9. Product placement. A problem that is usually linked to films or television. I have seen it in books though. I don't mind products being there for a reason. Description is a very important part of a book. Product placement seems to be a bigger part of YA these days. They are more likely to mention ipods or converse, etc. Generally speaking it doesn't bother me too much especially if it is important. There are some books though that mention the same product over and over again and it's really unnecessary. The House of Night series springs to mind. I lost count of the number of times Starbucks was mentioned in them. Yet instead of mentioning cola it describes brown pop. In later books the product has changed (I can't remember what) but the placement is still there. Is it to keep up with the trends of youth? I don't know but I hate it.

10. Dialect. I have seen this mentioned on a few blogs. I am not a fan of reading in dialect. It slows down the pace of the book and after a while it becomes annoying. Many authors are able to describe a characters accent or origins without using this. I have a specific dialect I hate though. If you aren't Scottish I beg you not to try and write in a Scottish dialect. It's mortifying. I dare these authors to read some Scottish fiction written in true dialect and see if they can understand it. If they struggle then they shouldn't try writing it themselves. It's not only irritating I am generally going to be offended by the stereotyping. House of Night series again does that. I am all for Scottish characters. Just not bad imitations. I am assuming that everyone feels the same about their own regional accents?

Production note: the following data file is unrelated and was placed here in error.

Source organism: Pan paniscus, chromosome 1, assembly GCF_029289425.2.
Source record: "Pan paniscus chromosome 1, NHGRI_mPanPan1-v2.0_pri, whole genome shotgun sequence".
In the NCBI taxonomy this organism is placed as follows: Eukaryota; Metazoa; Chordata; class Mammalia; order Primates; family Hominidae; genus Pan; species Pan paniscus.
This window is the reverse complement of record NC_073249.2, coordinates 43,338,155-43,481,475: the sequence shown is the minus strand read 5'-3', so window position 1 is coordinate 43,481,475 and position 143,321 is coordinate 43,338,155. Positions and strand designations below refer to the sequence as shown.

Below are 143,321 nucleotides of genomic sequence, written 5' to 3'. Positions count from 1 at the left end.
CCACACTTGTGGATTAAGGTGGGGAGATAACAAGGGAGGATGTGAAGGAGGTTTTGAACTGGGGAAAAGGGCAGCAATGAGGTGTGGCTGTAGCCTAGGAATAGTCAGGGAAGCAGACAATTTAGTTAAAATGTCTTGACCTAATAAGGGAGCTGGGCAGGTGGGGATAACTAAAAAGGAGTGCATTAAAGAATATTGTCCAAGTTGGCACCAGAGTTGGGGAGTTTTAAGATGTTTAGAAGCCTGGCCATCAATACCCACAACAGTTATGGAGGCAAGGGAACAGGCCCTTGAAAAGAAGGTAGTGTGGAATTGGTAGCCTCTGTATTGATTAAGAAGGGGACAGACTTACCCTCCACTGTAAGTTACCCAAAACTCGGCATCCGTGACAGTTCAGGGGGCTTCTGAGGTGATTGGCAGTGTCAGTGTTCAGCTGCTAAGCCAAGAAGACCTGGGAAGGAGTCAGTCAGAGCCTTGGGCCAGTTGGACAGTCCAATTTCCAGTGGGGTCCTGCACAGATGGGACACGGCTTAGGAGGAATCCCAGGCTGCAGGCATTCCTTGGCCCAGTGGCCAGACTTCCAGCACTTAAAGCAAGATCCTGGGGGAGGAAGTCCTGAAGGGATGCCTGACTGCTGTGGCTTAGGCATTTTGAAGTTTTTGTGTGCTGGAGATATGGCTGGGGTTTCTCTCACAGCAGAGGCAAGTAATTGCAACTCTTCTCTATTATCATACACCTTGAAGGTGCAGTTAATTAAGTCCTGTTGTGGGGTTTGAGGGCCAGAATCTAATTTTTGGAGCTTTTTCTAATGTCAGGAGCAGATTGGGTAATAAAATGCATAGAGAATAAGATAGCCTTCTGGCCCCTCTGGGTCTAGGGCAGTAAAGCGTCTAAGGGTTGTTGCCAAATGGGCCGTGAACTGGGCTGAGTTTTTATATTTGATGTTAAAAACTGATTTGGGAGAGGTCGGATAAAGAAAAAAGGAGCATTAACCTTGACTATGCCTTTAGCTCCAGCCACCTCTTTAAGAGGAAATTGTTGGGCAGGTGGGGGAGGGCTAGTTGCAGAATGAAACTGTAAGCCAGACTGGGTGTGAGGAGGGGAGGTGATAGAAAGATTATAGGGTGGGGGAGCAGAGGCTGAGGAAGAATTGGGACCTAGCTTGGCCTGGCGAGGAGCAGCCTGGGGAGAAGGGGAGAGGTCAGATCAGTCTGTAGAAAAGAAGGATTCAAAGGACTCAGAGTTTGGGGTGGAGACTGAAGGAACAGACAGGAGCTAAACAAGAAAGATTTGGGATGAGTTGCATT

No contradictions for the last two. I did use the same series of books though as an example. So why read them? I get a kick out of everything that is bad about them (and there is a lot). I love nothing more than to rant about it. Predictably, as the series has continued these rants have grown and it's not fun anymore so I have stopped reading them. Bet you are pleased there will be no ranting reviews of them here.